Tuesday, January 15, 2013

Family Volunteering

When Christmas arrives each year I get inundated with emails asking me where families can volunteer over the holidays. Knowing that so many long term volunteer positions start with one-off experiences I'm eager to get families volunteering but it can be a difficult task.

First, you need to look at your family make up. Families come in all shapes and sizes and sometimes my requests have even run to "My family of 16, ranging in age from 18 months to 76 years want to volunteer on Christmas Day instead of having our typical big family dinner". For others, family volunteering may just be a husband and wife team, 3 sisters or a couple with a gaggle of kids. Where you volunteer as a family depends largely on your family make up, one size does definitely not fit all.

Next, you'll want to sit down as a family and think about what your priorities are. What kinds of causes are you interested in and what critical needs do you see in your community? List as many as you can and start narrowing them down.

Lastly, you'll need to decide what your commitment will be, whether this is  one-off volunteer experience or whether you want to make a longer term investment, be it weekly, bi-weekly, monthly or even as regular special event volunteers.

Made a decision yet? Here are a few suggestions and tips:

- If you have teens over the age of 14, you win at this game! At 14, most teens can volunteer anywhere (although some organizations have their own age rules). With teens I often find it is important to let your teens pick causes that are important to them, it'll make getting out the door and to the job a whole lot easier. Consider:
          - Volunteering at a local music festival.
          - Collecting items to donate to a local teen shelter like Covenant House.
          - Helping a charity thrift shop put on a fashion show fundraiser.

 - Everyone in your extended family, including Grandma, Uncle Henry and cousin Louise? First, make sure that EVERYONE is on board and that it's not being forced by one or two eager beavers.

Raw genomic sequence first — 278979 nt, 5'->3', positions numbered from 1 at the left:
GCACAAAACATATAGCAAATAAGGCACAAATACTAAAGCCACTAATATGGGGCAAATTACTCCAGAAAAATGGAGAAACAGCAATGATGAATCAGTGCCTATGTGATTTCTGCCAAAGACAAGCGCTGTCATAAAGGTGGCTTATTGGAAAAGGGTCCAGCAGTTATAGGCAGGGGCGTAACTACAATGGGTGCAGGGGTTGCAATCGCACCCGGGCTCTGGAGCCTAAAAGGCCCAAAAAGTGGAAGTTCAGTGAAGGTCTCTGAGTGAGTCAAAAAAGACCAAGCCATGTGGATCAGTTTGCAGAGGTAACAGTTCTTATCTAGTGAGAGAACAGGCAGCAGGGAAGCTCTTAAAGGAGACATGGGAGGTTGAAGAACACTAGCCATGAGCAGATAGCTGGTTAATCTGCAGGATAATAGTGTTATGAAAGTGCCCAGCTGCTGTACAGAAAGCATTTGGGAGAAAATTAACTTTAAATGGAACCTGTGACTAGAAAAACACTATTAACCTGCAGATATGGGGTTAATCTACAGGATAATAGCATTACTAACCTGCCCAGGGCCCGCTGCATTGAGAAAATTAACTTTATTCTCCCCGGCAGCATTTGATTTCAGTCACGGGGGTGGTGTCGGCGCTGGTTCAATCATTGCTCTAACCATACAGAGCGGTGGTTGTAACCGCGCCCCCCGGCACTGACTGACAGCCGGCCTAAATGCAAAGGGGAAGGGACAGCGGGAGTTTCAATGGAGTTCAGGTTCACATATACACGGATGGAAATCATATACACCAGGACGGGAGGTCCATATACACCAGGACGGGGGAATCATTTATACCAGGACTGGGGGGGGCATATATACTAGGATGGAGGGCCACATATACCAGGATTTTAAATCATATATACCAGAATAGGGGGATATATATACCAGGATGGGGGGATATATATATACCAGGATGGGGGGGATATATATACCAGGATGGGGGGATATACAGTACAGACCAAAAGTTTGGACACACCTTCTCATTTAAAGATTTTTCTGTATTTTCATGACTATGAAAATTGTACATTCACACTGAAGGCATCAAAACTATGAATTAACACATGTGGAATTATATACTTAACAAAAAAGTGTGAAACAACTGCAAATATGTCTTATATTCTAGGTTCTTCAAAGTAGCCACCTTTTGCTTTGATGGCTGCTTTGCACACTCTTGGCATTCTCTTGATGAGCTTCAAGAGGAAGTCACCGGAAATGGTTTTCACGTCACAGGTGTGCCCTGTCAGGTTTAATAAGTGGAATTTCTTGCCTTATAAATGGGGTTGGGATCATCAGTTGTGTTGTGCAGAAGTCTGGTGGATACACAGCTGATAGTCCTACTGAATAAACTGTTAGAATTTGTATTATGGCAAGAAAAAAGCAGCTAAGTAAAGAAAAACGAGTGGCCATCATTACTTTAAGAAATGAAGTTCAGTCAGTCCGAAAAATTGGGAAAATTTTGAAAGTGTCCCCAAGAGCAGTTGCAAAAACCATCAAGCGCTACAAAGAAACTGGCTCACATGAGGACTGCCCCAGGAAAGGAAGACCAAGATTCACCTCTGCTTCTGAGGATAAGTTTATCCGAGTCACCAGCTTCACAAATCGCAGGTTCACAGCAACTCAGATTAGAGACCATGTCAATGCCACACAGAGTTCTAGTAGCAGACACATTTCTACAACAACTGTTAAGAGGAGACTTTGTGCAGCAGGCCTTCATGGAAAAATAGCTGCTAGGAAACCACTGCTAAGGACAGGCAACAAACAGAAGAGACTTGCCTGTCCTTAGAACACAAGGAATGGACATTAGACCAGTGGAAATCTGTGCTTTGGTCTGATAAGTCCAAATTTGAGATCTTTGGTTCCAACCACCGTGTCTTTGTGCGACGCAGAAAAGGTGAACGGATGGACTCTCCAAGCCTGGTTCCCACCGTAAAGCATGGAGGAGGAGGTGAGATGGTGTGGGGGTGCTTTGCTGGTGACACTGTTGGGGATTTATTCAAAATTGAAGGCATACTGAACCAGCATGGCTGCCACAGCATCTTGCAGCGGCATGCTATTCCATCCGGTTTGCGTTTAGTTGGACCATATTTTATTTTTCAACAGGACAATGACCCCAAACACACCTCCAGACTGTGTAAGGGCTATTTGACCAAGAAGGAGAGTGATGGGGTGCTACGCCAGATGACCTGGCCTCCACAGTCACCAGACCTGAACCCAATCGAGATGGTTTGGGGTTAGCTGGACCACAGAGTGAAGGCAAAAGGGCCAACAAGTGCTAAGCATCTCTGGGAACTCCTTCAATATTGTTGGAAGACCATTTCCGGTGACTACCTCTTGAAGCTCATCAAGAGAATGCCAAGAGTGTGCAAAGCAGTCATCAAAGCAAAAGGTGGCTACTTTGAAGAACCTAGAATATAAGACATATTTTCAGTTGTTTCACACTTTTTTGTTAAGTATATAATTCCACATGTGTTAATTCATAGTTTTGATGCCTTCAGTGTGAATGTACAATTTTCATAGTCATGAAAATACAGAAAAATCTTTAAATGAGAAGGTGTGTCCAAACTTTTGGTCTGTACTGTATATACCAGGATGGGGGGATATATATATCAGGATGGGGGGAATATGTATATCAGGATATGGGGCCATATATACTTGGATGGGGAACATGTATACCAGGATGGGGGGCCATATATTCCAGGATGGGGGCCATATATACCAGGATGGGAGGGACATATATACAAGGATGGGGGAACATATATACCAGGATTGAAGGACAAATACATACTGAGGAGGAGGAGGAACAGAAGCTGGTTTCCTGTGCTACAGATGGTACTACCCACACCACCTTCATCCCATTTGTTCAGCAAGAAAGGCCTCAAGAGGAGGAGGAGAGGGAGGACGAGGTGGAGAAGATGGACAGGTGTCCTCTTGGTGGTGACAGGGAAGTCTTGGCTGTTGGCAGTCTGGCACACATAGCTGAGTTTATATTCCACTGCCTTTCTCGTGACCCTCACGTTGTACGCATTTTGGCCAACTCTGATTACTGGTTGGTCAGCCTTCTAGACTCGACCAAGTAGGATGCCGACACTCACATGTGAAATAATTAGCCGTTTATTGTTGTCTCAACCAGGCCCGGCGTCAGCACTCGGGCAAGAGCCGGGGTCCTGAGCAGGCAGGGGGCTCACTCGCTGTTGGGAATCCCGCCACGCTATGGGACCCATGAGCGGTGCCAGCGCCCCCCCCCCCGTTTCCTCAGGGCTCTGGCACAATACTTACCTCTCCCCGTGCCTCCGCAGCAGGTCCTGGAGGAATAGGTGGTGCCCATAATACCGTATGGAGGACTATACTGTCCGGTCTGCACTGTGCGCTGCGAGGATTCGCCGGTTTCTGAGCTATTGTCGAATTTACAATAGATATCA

- Contact your local Out of the Cold  shelter, homeless shelter or soup
            kitchen. These places often have teams come in to serve dinners but
            calendars can fill up fast so call early.
          - Invite everyone to fundraise and come out for a charity walk/run/bike,
            it's a great way to get everyone involved without having to worry about
            the vast age range participating.

photo credit: http://mayorshealthline.wordpress.com/2011/03/25/walking-for-a-cause/
- Couple? Sisters? Brothers? Again, you win! As long as you're an adult, you can pick just about any volunteer job you wish. Volunteer with TED, take in foster dogs, be a driver for Meals on Wheels or join Big Brothers/Big Sisters... the possibilities are endless!

- Young children? This. This is the tough one. It's what prompted me to form FoodLove... I had the hardest time finding a place to volunteer where my kids could join in. You can go kamikaze and do your own thing, be it collecting change to build wells overseas, take your singing skills to a local retirement home or cook pots of soup to deliver to local shelters. But there are some other options:
          - The Humane Society/SPCA often is in need of dog walkers and kitty
          - Many towns have a Best Buddies program, matching kids up with a buddy
            that has physical or developmental issues
          - Lastly, you can always have the kids join you! I volunteer with Nutrition
            For Learning and while my kids don't have "jobs" there, they have created
            jobs for themselves each morning. They clean the tables, put away
            toothbrushes and gym equipment after all the other children
            have left for school. It's short and sweet and it's the perfect beginner job
            for little guys who have short attention spans.

photo credit: http://money.howstuffworks.com/economics/volunteer/opportunities/volunteer-opportunities-for-kids.htm
In the end, there is a volunteer job out there for EVERYONE. You can make as much or as little of a commitment as you want and if you don't find what you're looking for, you can create your own opportunity. Web developers are always in need at small non-profits, people comfortable at public speaking can be used to promote charities and give tours within an organization. Picking up trash in the park, shovelling a neighbour's driveway or cooking a casserole for someone whose spouse is in the hospital are all great volunteer opportunities that you can fit into your existing schedule.

Get your volunteer on!

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